Different races have different life expectancies, not only because of genetics, but also the socioeconomic factors they are born into. Isolating and quantifying the contributions to lifespan from these types of confounding variables is not possible with current methods.
Phenotypes such as lifespan are influenced by more than one gene. Looking individually at each gene that affects lifespan, there are gene variants. Some of these variants result in the same phenotype, while some can cause differences in lifespan. The ones that do not cause differences are often grouped together, or classified as the same gene type, or allele.
Variants where a single nucleotide in the DNA is altered often result in the same allele. These single nucleotide differences are referred to as SNP (single nucleotide polymorphism) variants. SNP's can arise in any of the cells of the body due to mutations. While mutations are infrequent, they occur because the DNA copying process is imperfect.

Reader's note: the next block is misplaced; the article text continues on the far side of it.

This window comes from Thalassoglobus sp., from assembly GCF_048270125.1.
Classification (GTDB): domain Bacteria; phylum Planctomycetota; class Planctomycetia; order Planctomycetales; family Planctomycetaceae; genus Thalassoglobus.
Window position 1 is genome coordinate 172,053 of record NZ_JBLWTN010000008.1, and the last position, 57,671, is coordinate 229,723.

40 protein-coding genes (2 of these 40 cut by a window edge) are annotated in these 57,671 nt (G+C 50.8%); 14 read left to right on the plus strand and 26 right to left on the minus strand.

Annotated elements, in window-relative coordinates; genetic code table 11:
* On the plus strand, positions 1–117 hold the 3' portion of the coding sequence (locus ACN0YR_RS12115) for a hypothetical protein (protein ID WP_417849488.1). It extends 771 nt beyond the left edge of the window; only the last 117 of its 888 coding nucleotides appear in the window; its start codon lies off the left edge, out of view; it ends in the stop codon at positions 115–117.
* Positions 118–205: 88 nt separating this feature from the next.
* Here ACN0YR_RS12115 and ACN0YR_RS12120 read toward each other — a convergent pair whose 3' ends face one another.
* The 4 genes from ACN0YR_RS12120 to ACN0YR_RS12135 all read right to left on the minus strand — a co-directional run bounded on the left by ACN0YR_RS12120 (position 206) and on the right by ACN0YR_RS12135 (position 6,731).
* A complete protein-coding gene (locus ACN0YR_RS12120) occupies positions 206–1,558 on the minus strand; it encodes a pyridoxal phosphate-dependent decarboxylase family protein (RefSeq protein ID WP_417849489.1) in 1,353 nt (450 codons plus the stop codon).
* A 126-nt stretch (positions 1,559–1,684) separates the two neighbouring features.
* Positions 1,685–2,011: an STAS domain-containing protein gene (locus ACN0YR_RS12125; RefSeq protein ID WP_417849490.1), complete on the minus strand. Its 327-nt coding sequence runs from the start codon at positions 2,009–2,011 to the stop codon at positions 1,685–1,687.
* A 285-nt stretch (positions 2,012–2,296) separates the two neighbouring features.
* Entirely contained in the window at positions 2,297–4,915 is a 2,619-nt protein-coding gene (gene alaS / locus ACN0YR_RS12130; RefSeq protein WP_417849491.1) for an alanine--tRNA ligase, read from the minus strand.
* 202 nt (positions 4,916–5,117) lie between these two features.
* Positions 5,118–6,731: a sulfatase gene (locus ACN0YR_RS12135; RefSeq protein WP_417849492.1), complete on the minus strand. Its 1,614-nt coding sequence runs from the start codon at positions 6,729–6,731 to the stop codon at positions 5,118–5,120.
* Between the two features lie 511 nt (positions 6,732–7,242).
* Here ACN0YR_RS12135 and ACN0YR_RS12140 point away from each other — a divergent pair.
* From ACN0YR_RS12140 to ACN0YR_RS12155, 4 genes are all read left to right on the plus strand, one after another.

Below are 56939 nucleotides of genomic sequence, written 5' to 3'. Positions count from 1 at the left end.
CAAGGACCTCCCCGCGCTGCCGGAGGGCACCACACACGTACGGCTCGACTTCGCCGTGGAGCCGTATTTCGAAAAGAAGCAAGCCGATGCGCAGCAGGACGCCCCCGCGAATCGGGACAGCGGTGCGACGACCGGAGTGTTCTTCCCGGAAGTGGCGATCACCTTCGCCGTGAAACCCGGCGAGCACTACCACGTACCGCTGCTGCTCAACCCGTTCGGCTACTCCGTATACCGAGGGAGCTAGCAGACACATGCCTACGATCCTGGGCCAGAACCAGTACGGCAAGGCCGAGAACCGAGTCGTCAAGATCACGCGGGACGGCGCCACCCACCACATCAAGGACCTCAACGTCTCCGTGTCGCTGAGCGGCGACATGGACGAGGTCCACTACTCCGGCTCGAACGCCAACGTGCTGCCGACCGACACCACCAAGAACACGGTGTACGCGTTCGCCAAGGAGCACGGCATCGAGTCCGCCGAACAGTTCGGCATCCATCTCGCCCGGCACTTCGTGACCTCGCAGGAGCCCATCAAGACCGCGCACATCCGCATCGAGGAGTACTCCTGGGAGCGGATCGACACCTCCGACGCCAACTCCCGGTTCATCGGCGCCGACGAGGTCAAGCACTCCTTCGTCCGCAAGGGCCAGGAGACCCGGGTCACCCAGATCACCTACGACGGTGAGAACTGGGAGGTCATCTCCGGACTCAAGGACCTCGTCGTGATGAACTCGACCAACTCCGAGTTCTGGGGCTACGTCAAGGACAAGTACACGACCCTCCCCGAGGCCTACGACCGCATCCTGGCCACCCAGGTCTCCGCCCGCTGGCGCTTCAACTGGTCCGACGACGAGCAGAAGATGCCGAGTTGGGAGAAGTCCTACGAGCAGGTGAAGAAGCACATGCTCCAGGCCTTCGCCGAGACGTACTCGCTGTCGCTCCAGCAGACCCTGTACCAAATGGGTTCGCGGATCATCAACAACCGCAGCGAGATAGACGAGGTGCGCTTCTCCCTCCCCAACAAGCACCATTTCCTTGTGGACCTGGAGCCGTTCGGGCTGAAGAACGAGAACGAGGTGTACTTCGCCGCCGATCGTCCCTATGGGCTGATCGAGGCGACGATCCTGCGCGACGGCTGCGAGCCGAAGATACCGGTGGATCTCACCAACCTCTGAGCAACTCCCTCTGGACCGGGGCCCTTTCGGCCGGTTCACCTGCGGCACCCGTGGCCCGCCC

As a population grows older, members of the same age with alleles that reduce lifespan, will die off first. The cells within an individual also mutate, but at a very slow rate. So slow, that DNA samples from the same person, taken 80 years apart, would still show a majority of cells having the original DNA. However, there are cases of clonal mosaicism, where a mutation can give rise to body regions with a different genome.
There may be some cases, however, where mutations have a survival advantage compared to neighboring cells, and are able to gain majority. An example of this is cancer. However, it is unlikely that DNA samples will be composed of a majority of mutated cells.
Of interest is that loci associated with maternal lifespan do not correspond with paternal lifespan. “In total, this meta-analysis identified eleven paternal and four maternal lifespan-associated loci, two of which have not previously been associated with parental lifespan.”